These include federal domestic violence laws and law enforcement measures. Common intervention strategies include batterer intervention programs, arrest, protection order, court intervention, and prosecution. Even though, increased warrantless arrests, firearm confiscation, prosecution, and financial aids to families with dependent children were associated with a decreased rate of domestic violence, research shows that some chronically aggressive intimate partners continue to abuse their partner regardless of the interventions. Furthermore, understanding demographic differences among victims and abusers including race and education level, can help to predict which intervention will work best for specific groups (National Institute of Justice, 2007). According to Bradford and el‘s opinion regarding the Criminal Justice System’s response to domestic violence, there is a need for service provider and policy makers to provide preventive interventions. The policies should provide crucial skills, attitudes, and knowledge that give partners a better chance of developing and sustaining a healthy mutual satisfying couple relationship” (Bradford & el, 2015). According to research documentation (women's health magazine, 2013), despite the above measures by the state government, the prevalence of the abuse persists. Furthermore, measures against physiological/ verbal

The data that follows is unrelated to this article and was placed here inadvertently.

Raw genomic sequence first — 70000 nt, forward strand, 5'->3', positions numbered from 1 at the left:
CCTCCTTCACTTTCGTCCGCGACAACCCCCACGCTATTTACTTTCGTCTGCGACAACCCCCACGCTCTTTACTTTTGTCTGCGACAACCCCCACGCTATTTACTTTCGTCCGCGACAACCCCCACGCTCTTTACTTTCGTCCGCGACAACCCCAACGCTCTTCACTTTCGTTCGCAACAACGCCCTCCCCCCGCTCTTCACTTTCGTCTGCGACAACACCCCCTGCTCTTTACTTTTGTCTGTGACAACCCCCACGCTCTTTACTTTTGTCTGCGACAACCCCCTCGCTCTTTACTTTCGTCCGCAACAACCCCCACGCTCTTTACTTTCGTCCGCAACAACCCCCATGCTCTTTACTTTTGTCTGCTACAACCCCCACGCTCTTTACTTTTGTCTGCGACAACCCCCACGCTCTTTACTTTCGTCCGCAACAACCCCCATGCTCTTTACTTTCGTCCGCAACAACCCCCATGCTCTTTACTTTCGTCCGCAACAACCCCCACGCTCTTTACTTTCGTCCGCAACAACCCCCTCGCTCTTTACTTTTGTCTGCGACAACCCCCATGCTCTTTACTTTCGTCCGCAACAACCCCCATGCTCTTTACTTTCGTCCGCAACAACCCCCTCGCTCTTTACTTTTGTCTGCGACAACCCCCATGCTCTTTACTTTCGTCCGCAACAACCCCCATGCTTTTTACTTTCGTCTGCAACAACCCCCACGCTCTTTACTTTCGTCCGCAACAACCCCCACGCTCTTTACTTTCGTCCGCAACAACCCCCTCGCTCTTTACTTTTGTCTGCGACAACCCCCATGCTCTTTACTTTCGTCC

According to Renzetti (2009), women who are financially secure and have resources such as a place to stay other than their home, and there are some women who have a low income or do not work at all and live in poverty. There is a strong relationship between financial status and a woman’s risk for being a victim of intimate partner violence. Research shows that women from higher class do face IPV; studies indicate that as the financial status of a family increases, the likelihood of IPV decreases. According to a National Survey of Households and Families, which used data from the 1900 U.S. census, they found that when the ratio of household income to need goes up the likelihood of IPV goes down. There is a strong relationship between a family’s socioeconomic status and the chances of a woman being a victim of IPV (Renzetti,
Domestic violence became a realization and a serious concern in the mid 1970’s for many Americans. “This realization is due to the women advocating on behalf of the battered women movement”